This is a final mop-up of our time, so far, in Yorkshire (we’re heading back via York next week..), and it will cover a 2nd visit to Scarborough – to the North Bay area and the castle, a flying visit to Burton Agnes & the Rudston Monolith, the Muston scarecrow festival and Boggle Hole (visited on the way home from Whitby).
So let’s start with Boggle Hole (where the main picture was taken). We just saw the sign on the way home and thought it was a good name and we’d have a look! We took the lane, which turned out to be long and narrow, until we came to a small parking area – keep going, says Calv. Only we couldn’t as there was a sign up advising against it! The lane that we walked down was steep and led to a YHA hostel and the Quarterdeck café. These were nestled at the top of a rocky cove where fossil hunts are regularly held – and it was pretty busy still when we arrived. There were some steps leading up the hillside which we decided to explore – there were a lot more than we were expecting (from memory I think it was 134…) and they were the usual mix of different sizes and steepness!
It was a steep climb back to the car, but no worse than anything else we’d done that day!
As we made our way back up to the main road Calv suddenly screamed at me to stop. He’d spotted an owl just sitting on a post. Of course, by the time he’d got the camera ready the owl flew away 😦
Next up, Burton Agnes. We went here because we had driven past the village a couple of times and it looked really pretty, and there is also an English Heritage property here to visit (and it was raining…)
Be aware though – it is the Norman Manor House that is English Heritage not the main hall. To visit the main hall you will need to pay £10.50 each (it’s privately owned). If you opt to just visit the English Heritage part you are given about 15 mins to do so! We also visited the church.
We could see signs for a monolith, the Rudston Monolith, so continued up the B road in that direction. Let me save you some time here…. It’s in the churchyard!! We spent ages driving round and round looking for it… It is the tallest prehistoric standing stone in Britain, and some say that there is a dinosaur paw imprint on it….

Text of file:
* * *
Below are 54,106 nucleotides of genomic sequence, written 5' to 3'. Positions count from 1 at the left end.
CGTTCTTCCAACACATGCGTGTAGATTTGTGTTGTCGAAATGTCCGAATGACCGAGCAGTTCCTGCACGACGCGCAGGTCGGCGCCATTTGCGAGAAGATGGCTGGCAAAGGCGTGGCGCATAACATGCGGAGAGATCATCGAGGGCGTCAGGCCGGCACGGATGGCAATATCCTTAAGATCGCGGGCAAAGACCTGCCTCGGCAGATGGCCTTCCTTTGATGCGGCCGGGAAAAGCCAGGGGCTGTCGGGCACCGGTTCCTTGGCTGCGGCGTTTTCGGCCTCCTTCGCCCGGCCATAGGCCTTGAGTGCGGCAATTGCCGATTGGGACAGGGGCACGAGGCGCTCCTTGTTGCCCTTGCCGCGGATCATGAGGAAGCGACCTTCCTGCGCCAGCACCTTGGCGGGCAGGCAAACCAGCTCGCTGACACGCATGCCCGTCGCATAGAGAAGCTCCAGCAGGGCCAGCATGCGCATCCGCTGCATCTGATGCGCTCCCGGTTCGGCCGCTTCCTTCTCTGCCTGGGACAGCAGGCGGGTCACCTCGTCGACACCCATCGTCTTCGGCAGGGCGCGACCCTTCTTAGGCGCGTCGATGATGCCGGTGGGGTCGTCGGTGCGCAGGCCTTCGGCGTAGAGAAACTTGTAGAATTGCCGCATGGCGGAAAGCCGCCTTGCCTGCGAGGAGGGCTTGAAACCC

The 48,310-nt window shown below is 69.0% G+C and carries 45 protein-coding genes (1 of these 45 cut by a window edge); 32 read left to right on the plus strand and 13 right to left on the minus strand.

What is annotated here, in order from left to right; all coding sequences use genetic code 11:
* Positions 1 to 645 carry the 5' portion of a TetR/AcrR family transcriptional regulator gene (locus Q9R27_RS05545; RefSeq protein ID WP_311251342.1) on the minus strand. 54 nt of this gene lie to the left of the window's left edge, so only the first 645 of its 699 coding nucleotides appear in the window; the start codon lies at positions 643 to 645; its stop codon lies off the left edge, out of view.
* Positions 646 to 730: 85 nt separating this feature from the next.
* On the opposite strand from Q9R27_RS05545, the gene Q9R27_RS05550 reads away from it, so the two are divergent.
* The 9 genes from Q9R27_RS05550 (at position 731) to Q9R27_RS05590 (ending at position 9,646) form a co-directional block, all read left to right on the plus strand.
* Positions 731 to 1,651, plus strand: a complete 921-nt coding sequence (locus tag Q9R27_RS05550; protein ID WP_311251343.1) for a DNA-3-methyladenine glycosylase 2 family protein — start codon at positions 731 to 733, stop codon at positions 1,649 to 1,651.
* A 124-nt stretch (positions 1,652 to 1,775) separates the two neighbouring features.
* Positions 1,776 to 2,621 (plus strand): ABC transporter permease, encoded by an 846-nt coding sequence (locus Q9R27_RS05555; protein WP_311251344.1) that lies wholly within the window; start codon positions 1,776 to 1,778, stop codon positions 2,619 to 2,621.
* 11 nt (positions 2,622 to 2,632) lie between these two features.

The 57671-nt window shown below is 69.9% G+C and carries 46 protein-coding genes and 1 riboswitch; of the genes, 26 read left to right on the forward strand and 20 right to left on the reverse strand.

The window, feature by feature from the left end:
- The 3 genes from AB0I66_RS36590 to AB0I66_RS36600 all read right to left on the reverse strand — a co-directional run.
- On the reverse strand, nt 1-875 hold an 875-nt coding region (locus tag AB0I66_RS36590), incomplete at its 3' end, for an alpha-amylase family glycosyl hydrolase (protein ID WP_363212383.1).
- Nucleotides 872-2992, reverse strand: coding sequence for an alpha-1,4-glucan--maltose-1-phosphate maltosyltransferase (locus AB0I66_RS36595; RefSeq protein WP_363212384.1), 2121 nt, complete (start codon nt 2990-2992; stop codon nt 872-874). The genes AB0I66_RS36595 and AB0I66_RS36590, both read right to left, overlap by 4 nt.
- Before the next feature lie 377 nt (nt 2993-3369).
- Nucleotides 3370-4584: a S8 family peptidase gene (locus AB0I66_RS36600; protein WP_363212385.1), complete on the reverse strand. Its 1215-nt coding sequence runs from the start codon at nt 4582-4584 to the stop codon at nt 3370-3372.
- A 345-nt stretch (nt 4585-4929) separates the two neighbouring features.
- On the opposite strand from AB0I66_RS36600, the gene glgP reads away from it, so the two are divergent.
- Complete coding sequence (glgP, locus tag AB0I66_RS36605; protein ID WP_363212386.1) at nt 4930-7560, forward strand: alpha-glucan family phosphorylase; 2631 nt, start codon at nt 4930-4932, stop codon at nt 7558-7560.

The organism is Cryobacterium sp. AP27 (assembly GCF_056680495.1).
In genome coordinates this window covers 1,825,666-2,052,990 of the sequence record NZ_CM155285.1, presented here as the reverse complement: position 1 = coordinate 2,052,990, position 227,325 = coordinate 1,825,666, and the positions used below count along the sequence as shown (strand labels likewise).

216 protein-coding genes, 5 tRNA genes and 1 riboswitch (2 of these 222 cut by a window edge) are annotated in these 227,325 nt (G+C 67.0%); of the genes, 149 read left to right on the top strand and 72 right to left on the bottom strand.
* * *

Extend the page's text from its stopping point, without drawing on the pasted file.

As we had more of the day left than originally anticipated we decided that now would be a good time to visit Scarborough. I have already written about our 1st visit to Scarborough, but not about driving through the little village of Muston on the way.
We drove through Muston during their annual (since 1999) scarecrow festival! It was an absolute delight, with almost every household displaying a scarecrow – or so it seemed anyway. There were an awful lot of people in the village to see the scarecrows. The last two we saw before leaving the village were of Kim Yong Un and Donald Trump…
We took no pictures I’m afraid as we didn’t actually stop, but you can get more information here.
On our final day in Yorkshire we decided to re-visit Scarborough to take in the castle. We tried to park as close to the castle as possible (there is a car park in front of St Marys Church), but didn’t have any coins (I gave all my spare to a French family in Robin Hood’s Bay), and none of the machines took cards yet (including those along the Marine Drive). So we ended up driving through the North Bay area and finding some free parking alongside the pitch and putt of Peasholm Park – bonus 🙂
Our first stop was onto the beach for a quick photo of the beach huts and to watch the waves crashing in as the tide swept in. We then had a pitstop in the Peaches n’ Cream café, which is next to a crazy gold course (very nice too), before heading up to the castle itself. This was quite a walk and all of it uphill!
On the way we passed 3 bowling greens (open to the public) hidden away in a park on the cliff, before finding the castle itself. This is another English Heritage property and was fairly busy, as the rain had stopped for a while – although it was very windy up there!
The castle sits on the promontory that separates the South & North Bays of Scarborough and affords amazing views, particularly from the top of the keep.
On leaving the castle we descended by a different route and walked along the seafront promenade where we found this sculpture of Freddie Gilroy. He was a soldier who was one of the first to enter Belsen Concentration Camp on it’s liberation. The statue is huge and was originally loaned to the town for 1 month, until it was bought by a local resident, meaning it could now remain there.
Our last stop was to Peasholm Park where the boating lake is situated. And what a boating lake! There are swan pedalos, rowing boats, an island reached by a bridge, a pagoda, a café and a bandstand in the middle of the lake! There was somebody playing in there as well! There’s also a pitch and putt course as previously mentioned.
We had seen signs for an historic water chute but didn’t actually manage to find it,(although we do know where it is, beside the north bay railway and we did find the remains of the workings of one of the defunct tramways 🙂 ). If we return we will definitely seek this out as one of the 1st things we do 🙂
All in all this was a wonderful last day in the area and we fell in love with Scarborough all the more as a result of our new discoveries 🙂